An illustration of an “i” in bold, and quotation marks, to signify the importance of an i-statement in your product strategy.

The importance of i-statements in your MVP strategy

How to mine research insights and apply them to your product or service

UX Design Essentials: i-statements

i-statements are important research tools that help capture your users’ emotional interest in your product. They are gathered from your user interviews during your research phase. i-statements uncover the why of your users’ commitment to your product.

The Double Diamond method, a UX process model created in 2005 by the British Design Council, defines the best practices tools available for both research and design to arrive at a Minimum Viable Product (MVP).[1] The Double Diamond features the i-statement as a valuable tool to define your users, and describe your users’ sentiments about your product.

Thus, i-statements are integrated into your user definition during the research phase, before the start of design. Data sets derived through interviews (from researching your initial problem statement) will produce valuable insights on how your customers respond emotionally and personally to your product offerings.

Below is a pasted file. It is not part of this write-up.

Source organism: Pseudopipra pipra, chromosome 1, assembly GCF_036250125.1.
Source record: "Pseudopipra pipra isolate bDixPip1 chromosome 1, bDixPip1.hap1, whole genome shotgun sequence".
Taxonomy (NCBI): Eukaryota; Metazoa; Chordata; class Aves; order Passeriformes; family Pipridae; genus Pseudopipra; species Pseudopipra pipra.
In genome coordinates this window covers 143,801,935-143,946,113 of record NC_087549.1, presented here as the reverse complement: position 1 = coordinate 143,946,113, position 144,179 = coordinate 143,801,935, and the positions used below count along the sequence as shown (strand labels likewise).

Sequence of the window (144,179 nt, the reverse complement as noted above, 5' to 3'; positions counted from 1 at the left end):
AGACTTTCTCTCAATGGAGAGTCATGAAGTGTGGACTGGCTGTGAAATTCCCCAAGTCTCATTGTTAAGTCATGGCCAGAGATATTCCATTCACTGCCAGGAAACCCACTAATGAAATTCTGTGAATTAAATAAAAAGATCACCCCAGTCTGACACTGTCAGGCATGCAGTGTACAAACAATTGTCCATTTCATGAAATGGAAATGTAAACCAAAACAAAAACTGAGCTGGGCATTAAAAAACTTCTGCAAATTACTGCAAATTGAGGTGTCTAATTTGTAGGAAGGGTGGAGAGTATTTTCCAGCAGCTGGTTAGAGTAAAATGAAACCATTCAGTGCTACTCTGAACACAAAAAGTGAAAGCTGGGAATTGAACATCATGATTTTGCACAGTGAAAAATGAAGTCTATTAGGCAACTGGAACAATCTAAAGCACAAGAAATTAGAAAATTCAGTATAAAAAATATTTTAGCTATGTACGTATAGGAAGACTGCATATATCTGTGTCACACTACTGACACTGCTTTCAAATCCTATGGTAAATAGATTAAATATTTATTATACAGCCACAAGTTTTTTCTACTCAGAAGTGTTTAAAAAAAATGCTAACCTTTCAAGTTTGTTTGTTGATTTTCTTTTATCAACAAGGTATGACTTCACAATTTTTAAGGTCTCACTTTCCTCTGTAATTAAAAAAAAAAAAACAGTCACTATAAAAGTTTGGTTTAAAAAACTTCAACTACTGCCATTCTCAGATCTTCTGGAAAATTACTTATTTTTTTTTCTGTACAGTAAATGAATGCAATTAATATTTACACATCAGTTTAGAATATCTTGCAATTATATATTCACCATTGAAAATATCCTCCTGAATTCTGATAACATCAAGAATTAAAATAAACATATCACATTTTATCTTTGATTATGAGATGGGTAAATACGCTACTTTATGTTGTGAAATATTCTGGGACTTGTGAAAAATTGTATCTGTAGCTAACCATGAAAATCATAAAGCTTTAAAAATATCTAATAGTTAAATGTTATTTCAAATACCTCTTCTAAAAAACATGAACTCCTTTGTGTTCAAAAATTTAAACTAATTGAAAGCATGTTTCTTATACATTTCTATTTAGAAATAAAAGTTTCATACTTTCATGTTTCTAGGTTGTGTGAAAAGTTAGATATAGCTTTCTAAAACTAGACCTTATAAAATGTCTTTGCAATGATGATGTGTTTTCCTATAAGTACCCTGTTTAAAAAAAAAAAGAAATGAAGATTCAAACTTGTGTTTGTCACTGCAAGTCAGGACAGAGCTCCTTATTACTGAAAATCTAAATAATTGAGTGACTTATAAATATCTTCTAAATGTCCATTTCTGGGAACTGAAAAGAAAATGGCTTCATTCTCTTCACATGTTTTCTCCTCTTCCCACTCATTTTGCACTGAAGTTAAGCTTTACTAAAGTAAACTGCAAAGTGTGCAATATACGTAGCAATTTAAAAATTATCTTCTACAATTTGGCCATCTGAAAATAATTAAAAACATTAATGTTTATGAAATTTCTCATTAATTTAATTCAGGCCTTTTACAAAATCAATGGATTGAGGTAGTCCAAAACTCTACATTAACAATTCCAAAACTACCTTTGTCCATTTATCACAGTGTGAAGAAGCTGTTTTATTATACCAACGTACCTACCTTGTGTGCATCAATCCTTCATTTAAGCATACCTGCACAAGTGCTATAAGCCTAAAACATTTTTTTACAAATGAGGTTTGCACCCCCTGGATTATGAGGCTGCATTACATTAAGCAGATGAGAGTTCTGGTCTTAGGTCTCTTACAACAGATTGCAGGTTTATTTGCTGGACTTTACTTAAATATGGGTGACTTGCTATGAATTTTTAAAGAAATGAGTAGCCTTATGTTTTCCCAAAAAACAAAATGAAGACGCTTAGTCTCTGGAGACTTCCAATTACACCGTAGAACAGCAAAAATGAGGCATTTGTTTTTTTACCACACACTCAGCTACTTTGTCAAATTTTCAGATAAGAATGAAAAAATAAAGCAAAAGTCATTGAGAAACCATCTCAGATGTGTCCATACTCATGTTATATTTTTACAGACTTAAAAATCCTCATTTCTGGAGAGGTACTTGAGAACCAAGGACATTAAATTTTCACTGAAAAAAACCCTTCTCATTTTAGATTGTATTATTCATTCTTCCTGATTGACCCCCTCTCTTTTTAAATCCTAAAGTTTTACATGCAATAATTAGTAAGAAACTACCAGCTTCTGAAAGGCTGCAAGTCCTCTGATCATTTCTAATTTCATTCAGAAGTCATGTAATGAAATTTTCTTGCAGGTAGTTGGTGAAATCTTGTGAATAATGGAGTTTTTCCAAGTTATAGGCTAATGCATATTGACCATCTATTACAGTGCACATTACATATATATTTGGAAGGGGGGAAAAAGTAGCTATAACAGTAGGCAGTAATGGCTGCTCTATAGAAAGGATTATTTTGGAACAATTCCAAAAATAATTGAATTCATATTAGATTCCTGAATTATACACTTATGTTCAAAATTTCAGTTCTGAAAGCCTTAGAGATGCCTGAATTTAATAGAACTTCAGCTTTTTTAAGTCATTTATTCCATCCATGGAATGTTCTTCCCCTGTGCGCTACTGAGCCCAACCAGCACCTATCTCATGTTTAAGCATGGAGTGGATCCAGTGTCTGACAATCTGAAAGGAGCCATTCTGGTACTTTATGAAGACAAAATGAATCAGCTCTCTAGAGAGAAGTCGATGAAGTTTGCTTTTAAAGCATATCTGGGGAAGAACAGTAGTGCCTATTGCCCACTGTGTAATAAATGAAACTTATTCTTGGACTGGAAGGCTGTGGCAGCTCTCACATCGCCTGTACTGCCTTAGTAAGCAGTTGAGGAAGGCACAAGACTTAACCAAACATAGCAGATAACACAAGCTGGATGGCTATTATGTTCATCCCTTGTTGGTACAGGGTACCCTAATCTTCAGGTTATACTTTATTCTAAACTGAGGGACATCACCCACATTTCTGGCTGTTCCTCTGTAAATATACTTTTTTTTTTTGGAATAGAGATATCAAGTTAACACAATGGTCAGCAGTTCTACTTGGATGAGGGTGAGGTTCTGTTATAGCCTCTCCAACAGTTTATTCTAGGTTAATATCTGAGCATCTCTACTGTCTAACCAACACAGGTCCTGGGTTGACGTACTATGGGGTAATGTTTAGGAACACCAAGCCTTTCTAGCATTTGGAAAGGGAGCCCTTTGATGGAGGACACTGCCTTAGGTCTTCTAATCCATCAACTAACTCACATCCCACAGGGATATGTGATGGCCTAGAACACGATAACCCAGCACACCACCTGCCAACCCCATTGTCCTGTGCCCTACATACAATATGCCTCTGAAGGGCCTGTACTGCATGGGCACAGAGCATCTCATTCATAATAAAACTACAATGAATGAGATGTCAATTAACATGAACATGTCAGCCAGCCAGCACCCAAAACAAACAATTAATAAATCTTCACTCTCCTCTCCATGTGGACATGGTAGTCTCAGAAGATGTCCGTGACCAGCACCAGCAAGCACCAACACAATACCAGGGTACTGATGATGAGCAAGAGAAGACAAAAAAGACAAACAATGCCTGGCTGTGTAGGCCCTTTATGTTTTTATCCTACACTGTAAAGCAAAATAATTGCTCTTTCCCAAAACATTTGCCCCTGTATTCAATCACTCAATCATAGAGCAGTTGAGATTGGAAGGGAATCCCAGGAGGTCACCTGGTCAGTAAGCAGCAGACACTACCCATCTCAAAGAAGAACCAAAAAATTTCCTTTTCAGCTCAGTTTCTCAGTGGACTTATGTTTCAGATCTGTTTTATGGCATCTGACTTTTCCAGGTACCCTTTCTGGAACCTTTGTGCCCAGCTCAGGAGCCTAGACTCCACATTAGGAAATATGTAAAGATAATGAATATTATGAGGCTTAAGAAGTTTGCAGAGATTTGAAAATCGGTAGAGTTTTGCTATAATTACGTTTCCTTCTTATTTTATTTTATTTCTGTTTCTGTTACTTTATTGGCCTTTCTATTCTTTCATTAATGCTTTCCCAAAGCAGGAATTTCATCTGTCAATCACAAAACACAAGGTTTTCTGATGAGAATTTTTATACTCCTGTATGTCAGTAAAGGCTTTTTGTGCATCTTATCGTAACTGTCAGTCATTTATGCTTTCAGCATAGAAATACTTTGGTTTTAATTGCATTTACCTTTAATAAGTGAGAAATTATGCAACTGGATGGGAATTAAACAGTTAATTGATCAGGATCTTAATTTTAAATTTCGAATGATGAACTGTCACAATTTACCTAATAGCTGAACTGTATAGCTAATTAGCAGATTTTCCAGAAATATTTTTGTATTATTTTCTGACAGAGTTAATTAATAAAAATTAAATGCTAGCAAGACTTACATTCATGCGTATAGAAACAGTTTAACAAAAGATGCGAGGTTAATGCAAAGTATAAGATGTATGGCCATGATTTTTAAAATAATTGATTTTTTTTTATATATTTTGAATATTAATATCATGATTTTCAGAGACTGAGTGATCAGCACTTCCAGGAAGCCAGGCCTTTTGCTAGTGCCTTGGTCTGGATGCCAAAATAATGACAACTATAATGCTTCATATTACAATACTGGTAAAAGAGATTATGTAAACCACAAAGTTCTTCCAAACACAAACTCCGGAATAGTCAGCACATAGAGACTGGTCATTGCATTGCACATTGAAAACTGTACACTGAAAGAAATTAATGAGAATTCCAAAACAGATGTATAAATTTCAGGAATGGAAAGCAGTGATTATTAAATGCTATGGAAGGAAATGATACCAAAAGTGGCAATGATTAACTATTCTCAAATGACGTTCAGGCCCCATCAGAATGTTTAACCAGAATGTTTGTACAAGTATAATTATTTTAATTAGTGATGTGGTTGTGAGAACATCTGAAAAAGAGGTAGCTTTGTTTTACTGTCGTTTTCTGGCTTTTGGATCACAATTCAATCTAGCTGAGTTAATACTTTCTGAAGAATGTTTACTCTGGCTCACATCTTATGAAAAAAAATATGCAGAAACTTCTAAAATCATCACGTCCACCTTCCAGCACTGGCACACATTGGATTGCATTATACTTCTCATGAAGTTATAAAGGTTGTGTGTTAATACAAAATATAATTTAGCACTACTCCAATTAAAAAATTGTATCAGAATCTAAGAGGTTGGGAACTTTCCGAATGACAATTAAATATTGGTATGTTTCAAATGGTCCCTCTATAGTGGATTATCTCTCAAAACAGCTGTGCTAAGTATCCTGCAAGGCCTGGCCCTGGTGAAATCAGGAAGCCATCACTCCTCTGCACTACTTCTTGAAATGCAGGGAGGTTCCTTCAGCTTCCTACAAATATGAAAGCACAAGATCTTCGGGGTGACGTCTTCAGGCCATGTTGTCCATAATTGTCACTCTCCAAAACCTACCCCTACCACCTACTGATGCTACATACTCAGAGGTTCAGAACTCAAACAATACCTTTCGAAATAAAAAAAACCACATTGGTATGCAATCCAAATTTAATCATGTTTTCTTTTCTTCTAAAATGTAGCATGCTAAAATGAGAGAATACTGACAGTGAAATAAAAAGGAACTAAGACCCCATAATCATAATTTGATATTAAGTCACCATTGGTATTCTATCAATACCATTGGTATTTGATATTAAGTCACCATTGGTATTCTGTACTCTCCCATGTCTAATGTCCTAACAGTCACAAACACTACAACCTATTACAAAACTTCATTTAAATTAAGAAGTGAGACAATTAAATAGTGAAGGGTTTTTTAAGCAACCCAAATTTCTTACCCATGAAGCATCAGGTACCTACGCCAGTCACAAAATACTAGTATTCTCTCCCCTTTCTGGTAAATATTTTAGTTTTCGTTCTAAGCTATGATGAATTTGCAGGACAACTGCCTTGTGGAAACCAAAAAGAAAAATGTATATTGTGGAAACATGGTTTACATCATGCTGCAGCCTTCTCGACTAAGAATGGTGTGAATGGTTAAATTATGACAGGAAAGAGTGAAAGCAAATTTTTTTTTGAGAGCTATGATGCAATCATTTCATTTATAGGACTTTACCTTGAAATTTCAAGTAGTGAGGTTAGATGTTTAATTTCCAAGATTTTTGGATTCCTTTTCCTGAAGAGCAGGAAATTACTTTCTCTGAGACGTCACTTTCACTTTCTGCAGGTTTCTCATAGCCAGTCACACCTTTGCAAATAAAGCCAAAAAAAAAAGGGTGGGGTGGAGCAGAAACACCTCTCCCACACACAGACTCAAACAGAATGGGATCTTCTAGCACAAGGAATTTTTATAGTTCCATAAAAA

i-statements define your research strategy

A diagram based on to diamond-shaped rectangles that illustrates a simplified Double Diamond UX process overview. The left hand rectangle shows the research phase, and the right hand rectangle shows the design phase. Multiple tools are available during the research phase to gather, analyze, and define data. i-statements are a tool to narrate your user personas. Design follows research, thus, the design can be executed to produce a more specific MVP based on research data.